It’s Not Just You — Late-Stage Pandemic Is Turning Us Into Forgetful Basketcases

by Amber Leventry
Originally Published: 

I’m not a big fan of non-elastic waisted pants, but I wear them and know how they work. Or I thought I did. I put on a pair of jeans recently and went to slip my belt through the belt loops and I couldn’t remember which side I normally started on. I just picked a side and buckled it, but it didn’t feel right. Can a belt feel right? I think the excess fabric is normally on the left, I thought. Or is it? I forgot how to put on my own damn belt.

My memory and attention to detail is usually exceptional; recalling facts, important to-dos, items needed at the store, and everyone’s schedule is second-nature and done with what now seems like unappreciated ease. My belt confusion and forgetfulness is new for me, but has been getting worse over the last several months. The longer we have been in this pandemic, the harder my brain has to work to remember stuff — if I remember at all. If you also have a corner of your garage filled with recycling and trash because you forgot to roll the bins down on what was supposed to be pick-up day and now have bins that are too full to hold more stuff, then you’re not alone. This pandemic has turned our brains into sieves.

Elisha Wilson Beach tells Scary Mommy her brain is “on overload.” “Trying to balance my work with literally 55 Zooms a week between my four kids (yes I counted them) [means] I’m in a perpetual cycle of forgetting something,” she says. “I forget at least one Zoom class a day. I walk into a room at least once a day and forget what I went in there for. I can’t tell you how many times I have forgotten where I am driving because it’s like my brain can no longer comprehend how to drive and do other things at the same time.”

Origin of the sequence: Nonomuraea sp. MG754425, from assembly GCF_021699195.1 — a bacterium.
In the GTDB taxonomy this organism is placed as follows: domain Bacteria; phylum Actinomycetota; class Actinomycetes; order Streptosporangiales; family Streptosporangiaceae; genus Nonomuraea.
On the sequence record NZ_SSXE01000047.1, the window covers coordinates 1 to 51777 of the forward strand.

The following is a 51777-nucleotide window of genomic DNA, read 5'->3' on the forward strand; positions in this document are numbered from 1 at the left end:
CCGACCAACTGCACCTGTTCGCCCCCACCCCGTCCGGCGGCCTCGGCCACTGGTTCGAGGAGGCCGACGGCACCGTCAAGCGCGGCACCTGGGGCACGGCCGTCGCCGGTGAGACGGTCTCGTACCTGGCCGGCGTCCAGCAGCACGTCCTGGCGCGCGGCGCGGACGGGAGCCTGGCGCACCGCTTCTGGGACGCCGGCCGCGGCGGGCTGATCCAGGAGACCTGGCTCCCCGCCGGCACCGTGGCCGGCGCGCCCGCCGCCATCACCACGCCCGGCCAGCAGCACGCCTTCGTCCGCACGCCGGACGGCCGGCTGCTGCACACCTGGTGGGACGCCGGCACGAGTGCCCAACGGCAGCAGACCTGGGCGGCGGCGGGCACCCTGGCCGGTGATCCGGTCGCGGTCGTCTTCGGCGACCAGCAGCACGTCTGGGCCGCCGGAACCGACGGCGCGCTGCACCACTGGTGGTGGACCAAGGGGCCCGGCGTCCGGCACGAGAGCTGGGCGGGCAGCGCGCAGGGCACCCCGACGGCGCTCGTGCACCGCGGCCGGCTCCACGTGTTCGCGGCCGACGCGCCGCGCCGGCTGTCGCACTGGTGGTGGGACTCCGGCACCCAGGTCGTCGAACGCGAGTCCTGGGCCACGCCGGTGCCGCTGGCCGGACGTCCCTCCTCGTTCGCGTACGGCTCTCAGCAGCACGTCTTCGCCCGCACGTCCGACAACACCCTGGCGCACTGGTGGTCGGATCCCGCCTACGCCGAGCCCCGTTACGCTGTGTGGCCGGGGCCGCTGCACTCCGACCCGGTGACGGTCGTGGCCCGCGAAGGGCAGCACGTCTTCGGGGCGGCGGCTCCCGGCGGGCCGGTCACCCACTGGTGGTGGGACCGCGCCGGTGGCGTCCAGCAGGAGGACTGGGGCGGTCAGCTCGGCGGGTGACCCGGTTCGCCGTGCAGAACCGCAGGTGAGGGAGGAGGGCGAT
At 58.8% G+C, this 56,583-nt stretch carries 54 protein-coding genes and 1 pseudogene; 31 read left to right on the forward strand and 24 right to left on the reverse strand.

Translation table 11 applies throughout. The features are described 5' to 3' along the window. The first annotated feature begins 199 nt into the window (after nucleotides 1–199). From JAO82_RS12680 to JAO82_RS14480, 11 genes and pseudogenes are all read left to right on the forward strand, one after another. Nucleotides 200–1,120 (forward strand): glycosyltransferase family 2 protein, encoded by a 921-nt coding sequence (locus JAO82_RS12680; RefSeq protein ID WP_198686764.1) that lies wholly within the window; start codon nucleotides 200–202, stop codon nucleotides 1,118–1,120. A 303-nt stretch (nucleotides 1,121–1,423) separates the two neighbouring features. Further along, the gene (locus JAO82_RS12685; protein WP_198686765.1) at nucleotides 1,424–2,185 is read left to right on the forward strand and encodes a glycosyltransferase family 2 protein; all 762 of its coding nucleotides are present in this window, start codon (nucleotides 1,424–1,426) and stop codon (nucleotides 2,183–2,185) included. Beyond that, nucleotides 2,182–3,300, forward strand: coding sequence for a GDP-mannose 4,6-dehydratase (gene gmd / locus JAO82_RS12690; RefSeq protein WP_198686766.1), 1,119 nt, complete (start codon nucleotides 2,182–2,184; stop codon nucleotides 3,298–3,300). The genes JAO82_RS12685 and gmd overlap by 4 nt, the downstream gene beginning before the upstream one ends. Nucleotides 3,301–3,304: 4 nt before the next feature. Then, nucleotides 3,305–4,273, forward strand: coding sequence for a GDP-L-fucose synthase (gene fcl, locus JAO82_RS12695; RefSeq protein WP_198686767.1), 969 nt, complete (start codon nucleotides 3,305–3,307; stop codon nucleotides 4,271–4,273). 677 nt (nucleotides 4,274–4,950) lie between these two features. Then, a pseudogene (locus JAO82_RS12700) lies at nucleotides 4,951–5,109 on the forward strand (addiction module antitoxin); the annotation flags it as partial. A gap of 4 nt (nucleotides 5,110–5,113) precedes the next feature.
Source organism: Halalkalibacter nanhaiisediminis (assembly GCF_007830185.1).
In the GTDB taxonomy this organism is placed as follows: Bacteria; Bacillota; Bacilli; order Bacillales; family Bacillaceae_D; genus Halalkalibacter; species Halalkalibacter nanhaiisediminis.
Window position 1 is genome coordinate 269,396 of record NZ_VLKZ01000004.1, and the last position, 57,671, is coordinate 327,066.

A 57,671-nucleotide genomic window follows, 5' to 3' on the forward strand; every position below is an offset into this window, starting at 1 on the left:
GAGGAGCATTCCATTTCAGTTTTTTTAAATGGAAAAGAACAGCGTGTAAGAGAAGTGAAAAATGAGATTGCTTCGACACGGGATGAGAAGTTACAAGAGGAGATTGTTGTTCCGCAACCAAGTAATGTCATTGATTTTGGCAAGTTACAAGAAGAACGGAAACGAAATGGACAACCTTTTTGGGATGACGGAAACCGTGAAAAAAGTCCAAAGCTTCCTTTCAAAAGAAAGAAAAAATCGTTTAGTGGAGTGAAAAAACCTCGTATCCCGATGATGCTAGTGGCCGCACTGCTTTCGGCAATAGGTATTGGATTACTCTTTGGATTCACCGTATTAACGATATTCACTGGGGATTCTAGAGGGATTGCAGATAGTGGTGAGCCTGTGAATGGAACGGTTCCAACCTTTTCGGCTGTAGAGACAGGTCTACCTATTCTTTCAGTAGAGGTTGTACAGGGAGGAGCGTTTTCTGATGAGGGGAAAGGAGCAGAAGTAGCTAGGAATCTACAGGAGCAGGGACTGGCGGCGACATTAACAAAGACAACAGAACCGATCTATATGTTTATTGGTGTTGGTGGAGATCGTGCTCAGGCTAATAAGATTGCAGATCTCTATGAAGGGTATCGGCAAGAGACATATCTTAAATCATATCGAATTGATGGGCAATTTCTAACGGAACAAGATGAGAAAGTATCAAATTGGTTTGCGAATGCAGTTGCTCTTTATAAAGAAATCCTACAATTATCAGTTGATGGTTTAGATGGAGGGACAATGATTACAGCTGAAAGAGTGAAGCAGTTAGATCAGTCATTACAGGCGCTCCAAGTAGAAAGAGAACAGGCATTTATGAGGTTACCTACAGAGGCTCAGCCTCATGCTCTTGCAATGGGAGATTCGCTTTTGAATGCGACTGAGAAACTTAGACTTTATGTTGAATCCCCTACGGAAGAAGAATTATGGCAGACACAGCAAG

Anyone else’s neck hurt from nodding too hard in agreement? My anxiety also shot up because I can feel that stress in my bones. And then I forgot what the hell I was supposed to be reading and writing about. This is because we have all been in a state of chronic stress for a prolonged amount of time. We have been multitasking media — meaning we use multiple media streams at once — every day for over a year. And we have been doing this in isolation or very small bubbles with little variation and minimal contact with friends, family, and co-workers. Studies show that each of those factors negatively impact memory function, but when they overlap continuously for a long period of time? We never had a chance.

“We’re all walking around with some mild cognitive impairment,” Mike Yassa, a neuroscientist at UC Irvine told The Atlantic. “Based on everything we know about the brain, two of the things that are really good for it are physical activity and novelty. A thing that’s very bad for it is chronic and perpetual stress.”